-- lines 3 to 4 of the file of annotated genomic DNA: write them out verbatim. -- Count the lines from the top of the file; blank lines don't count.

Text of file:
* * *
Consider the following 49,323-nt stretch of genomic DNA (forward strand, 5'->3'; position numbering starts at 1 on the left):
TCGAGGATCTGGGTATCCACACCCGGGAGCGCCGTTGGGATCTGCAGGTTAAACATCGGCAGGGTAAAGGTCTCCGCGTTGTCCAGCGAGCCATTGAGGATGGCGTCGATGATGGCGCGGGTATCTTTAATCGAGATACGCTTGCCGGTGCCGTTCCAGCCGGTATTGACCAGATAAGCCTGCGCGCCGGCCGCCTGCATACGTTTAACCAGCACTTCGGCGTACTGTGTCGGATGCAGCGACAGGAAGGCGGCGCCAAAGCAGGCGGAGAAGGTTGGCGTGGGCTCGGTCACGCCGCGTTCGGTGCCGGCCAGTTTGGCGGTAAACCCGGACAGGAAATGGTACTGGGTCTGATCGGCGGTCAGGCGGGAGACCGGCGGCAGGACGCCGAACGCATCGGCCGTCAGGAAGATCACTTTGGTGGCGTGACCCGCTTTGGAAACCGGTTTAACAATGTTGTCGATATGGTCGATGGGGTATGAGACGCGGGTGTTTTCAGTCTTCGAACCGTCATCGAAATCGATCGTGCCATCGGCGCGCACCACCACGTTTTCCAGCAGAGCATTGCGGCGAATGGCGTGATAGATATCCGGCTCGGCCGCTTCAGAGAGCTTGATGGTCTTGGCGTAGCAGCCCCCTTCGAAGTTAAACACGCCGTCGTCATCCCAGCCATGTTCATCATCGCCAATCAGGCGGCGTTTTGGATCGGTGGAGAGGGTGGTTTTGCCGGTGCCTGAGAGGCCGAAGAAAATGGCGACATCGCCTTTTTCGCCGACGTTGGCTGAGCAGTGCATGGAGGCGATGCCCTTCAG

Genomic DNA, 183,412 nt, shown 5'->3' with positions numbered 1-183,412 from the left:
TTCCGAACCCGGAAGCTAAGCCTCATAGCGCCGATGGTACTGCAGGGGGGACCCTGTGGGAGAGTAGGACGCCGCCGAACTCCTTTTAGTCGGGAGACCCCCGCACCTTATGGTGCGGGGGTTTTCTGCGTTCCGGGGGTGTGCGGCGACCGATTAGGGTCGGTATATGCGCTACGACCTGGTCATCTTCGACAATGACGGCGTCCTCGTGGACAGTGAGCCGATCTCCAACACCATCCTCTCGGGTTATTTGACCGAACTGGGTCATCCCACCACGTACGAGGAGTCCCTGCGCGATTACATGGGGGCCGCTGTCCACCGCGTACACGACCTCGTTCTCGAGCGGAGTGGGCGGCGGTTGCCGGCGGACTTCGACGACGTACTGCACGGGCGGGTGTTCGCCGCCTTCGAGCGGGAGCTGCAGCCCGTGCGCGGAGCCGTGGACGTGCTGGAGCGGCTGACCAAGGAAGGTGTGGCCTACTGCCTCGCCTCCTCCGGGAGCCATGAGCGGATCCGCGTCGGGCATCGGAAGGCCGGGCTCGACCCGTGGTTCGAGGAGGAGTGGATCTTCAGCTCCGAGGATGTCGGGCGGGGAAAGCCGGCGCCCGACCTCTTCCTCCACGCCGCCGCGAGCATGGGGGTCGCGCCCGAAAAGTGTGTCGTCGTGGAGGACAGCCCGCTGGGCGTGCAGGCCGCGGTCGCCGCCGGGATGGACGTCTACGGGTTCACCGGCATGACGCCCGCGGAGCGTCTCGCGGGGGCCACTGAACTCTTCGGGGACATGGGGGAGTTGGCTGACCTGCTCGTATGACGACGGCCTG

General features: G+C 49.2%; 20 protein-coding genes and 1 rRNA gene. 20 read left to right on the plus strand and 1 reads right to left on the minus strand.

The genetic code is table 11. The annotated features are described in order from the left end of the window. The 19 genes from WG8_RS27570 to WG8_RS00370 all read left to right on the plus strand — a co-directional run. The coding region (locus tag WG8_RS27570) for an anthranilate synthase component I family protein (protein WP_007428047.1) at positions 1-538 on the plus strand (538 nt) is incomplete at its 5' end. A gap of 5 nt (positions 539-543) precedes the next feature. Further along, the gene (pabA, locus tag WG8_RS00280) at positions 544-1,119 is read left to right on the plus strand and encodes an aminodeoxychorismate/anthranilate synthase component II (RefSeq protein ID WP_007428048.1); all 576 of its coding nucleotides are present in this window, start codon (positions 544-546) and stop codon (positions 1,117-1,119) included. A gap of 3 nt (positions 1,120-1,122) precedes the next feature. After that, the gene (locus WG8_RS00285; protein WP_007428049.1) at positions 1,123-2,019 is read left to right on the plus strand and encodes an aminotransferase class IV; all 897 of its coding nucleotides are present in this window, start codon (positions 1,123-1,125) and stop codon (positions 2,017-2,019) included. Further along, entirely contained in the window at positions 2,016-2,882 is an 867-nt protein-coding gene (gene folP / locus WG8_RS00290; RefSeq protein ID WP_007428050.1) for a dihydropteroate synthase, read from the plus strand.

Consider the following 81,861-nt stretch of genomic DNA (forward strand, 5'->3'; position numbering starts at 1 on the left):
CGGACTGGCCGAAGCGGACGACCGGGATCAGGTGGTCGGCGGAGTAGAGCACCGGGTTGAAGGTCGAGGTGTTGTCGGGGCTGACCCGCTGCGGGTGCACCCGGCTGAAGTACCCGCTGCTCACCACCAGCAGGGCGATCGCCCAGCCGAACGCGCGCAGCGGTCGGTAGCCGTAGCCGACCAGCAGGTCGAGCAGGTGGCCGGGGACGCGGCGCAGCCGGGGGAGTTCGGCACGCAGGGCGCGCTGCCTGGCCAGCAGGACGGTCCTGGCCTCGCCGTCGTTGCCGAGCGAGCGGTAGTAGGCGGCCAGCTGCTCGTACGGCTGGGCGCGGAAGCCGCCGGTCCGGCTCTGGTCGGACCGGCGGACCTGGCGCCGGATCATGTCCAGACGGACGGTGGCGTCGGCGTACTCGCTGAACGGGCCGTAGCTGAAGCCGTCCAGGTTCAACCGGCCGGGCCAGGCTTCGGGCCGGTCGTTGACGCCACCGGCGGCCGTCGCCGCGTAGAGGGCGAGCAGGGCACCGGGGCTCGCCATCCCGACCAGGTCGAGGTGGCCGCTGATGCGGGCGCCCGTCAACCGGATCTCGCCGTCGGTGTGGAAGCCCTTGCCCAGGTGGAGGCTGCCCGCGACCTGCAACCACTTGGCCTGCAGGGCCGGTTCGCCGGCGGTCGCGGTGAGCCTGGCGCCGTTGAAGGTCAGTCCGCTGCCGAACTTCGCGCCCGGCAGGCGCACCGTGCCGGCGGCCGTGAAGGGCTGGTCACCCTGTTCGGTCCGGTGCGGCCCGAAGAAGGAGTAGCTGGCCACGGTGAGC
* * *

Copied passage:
Genomic DNA, 183,412 nt, shown 5'->3' with positions numbered 1-183,412 from the left:
TTCCGAACCCGGAAGCTAAGCCTCATAGCGCCGATGGTACTGCAGGGGGGACCCTGTGGGAGAGTAGGACGCCGCCGAACTCCTTTTAGTCGGGAGACCCCCGCACCTTATGGTGCGGGGGTTTTCTGCGTTCCGGGGGTGTGCGGCGACCGATTAGGGTCGGTATATGCGCTACGACCTGGTCATCTTCGACAATGACGGCGTCCTCGTGGACAGTGAGCCGATCTCCAACACCATCCTCTCGGGTTATTTGACCGAACTGGGTCATCCCACCACGTACGAGGAGTCCCTGCGCGATTACATGGGGGCCGCTGTCCACCGCGTACACGACCTCGTTCTCGAGCGGAGTGGGCGGCGGTTGCCGGCGGACTTCGACGACGTACTGCACGGGCGGGTGTTCGCCGCCTTCGAGCGGGAGCTGCAGCCCGTGCGCGGAGCCGTGGACGTGCTGGAGCGGCTGACCAAGGAAGGTGTGGCCTACTGCCTCGCCTCCTCCGGGAGCCATGAGCGGATCCGCGTCGGGCATCGGAAGGCCGGGCTCGACCCGTGGTTCGAGGAGGAGTGGATCTTCAGCTCCGAGGATGTCGGGCGGGGAAAGCCGGCGCCCGACCTCTTCCTCCACGCCGCCGCGAGCATGGGGGTCGCGCCCGAAAAGTGTGTCGTCGTGGAGGACAGCCCGCTGGGCGTGCAGGCCGCGGTCGCCGCCGGGATGGACGTCTACGGGTTCACCGGCATGACGCCCGCGGAGCGTCTCGCGGGGGCCACTGAACTCTTCGGGGACATGGGGGAGTTGGCTGACCTGCTCGTATGACGACGGCCTG